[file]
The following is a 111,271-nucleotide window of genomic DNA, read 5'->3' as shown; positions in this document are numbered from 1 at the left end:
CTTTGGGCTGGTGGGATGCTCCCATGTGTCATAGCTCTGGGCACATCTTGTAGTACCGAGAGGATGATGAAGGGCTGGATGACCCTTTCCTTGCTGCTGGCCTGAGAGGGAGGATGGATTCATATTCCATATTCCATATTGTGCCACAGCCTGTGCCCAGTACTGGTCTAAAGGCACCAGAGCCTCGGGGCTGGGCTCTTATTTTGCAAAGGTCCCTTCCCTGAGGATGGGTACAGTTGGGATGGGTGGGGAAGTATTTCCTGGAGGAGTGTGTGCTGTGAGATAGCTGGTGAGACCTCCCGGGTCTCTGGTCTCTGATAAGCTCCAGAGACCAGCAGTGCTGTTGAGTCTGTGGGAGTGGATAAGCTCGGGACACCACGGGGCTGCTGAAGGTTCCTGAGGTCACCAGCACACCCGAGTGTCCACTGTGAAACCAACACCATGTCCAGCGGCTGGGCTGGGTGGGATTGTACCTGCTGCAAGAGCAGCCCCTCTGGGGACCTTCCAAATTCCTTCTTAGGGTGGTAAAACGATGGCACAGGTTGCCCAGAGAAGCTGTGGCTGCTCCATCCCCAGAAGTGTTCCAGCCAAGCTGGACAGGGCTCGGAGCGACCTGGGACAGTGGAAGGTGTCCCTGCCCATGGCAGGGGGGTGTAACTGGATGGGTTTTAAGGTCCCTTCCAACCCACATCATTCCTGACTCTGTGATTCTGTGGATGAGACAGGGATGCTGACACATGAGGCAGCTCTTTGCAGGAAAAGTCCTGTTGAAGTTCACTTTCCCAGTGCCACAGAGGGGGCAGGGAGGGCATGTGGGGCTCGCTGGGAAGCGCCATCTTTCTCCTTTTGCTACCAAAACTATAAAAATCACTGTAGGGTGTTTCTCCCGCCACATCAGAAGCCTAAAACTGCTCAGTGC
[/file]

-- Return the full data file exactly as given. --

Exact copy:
The following is a 111,271-nucleotide window of genomic DNA, read 5'->3' as shown; positions in this document are numbered from 1 at the left end:
CTTTGGGCTGGTGGGATGCTCCCATGTGTCATAGCTCTGGGCACATCTTGTAGTACCGAGAGGATGATGAAGGGCTGGATGACCCTTTCCTTGCTGCTGGCCTGAGAGGGAGGATGGATTCATATTCCATATTCCATATTGTGCCACAGCCTGTGCCCAGTACTGGTCTAAAGGCACCAGAGCCTCGGGGCTGGGCTCTTATTTTGCAAAGGTCCCTTCCCTGAGGATGGGTACAGTTGGGATGGGTGGGGAAGTATTTCCTGGAGGAGTGTGTGCTGTGAGATAGCTGGTGAGACCTCCCGGGTCTCTGGTCTCTGATAAGCTCCAGAGACCAGCAGTGCTGTTGAGTCTGTGGGAGTGGATAAGCTCGGGACACCACGGGGCTGCTGAAGGTTCCTGAGGTCACCAGCACACCCGAGTGTCCACTGTGAAACCAACACCATGTCCAGCGGCTGGGCTGGGTGGGATTGTACCTGCTGCAAGAGCAGCCCCTCTGGGGACCTTCCAAATTCCTTCTTAGGGTGGTAAAACGATGGCACAGGTTGCCCAGAGAAGCTGTGGCTGCTCCATCCCCAGAAGTGTTCCAGCCAAGCTGGACAGGGCTCGGAGCGACCTGGGACAGTGGAAGGTGTCCCTGCCCATGGCAGGGGGGTGTAACTGGATGGGTTTTAAGGTCCCTTCCAACCCACATCATTCCTGACTCTGTGATTCTGTGGATGAGACAGGGATGCTGACACATGAGGCAGCTCTTTGCAGGAAAAGTCCTGTTGAAGTTCACTTTCCCAGTGCCACAGAGGGGGCAGGGAGGGCATGTGGGGCTCGCTGGGAAGCGCCATCTTTCTCCTTTTGCTACCAAAACTATAAAAATCACTGTAGGGTGTTTCTCCCGCCACATCAGAAGCCTAAAACTGCTCAGTGC